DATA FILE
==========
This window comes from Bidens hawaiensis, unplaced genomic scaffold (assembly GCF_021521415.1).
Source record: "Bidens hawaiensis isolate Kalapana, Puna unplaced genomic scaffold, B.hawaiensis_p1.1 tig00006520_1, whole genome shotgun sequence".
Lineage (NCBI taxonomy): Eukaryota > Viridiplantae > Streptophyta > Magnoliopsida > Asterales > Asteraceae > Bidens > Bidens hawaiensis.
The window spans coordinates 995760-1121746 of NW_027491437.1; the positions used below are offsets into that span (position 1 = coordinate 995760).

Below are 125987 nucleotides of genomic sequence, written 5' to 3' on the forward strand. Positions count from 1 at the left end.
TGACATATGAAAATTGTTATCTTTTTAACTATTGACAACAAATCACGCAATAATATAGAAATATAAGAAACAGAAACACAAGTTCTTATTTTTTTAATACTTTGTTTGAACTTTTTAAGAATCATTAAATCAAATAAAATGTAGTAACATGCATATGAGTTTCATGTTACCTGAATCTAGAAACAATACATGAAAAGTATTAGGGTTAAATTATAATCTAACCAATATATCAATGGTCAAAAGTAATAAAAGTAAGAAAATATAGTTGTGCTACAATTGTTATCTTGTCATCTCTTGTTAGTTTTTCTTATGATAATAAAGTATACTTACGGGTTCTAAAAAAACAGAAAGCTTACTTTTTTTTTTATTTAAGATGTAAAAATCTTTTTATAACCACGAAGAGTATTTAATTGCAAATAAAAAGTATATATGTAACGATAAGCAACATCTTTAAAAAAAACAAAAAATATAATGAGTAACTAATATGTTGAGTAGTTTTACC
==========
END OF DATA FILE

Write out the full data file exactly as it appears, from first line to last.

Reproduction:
This window comes from Bidens hawaiensis, unplaced genomic scaffold (assembly GCF_021521415.1).
Source record: "Bidens hawaiensis isolate Kalapana, Puna unplaced genomic scaffold, B.hawaiensis_p1.1 tig00006520_1, whole genome shotgun sequence".
Lineage (NCBI taxonomy): Eukaryota > Viridiplantae > Streptophyta > Magnoliopsida > Asterales > Asteraceae > Bidens > Bidens hawaiensis.
The window spans coordinates 995760-1121746 of NW_027491437.1; the positions used below are offsets into that span (position 1 = coordinate 995760).

Below are 125987 nucleotides of genomic sequence, written 5' to 3' on the forward strand. Positions count from 1 at the left end.
TGACATATGAAAATTGTTATCTTTTTAACTATTGACAACAAATCACGCAATAATATAGAAATATAAGAAACAGAAACACAAGTTCTTATTTTTTTAATACTTTGTTTGAACTTTTTAAGAATCATTAAATCAAATAAAATGTAGTAACATGCATATGAGTTTCATGTTACCTGAATCTAGAAACAATACATGAAAAGTATTAGGGTTAAATTATAATCTAACCAATATATCAATGGTCAAAAGTAATAAAAGTAAGAAAATATAGTTGTGCTACAATTGTTATCTTGTCATCTCTTGTTAGTTTTTCTTATGATAATAAAGTATACTTACGGGTTCTAAAAAAACAGAAAGCTTACTTTTTTTTTTATTTAAGATGTAAAAATCTTTTTATAACCACGAAGAGTATTTAATTGCAAATAAAAAGTATATATGTAACGATAAGCAACATCTTTAAAAAAAACAAAAAATATAATGAGTAACTAATATGTTGAGTAGTTTTACC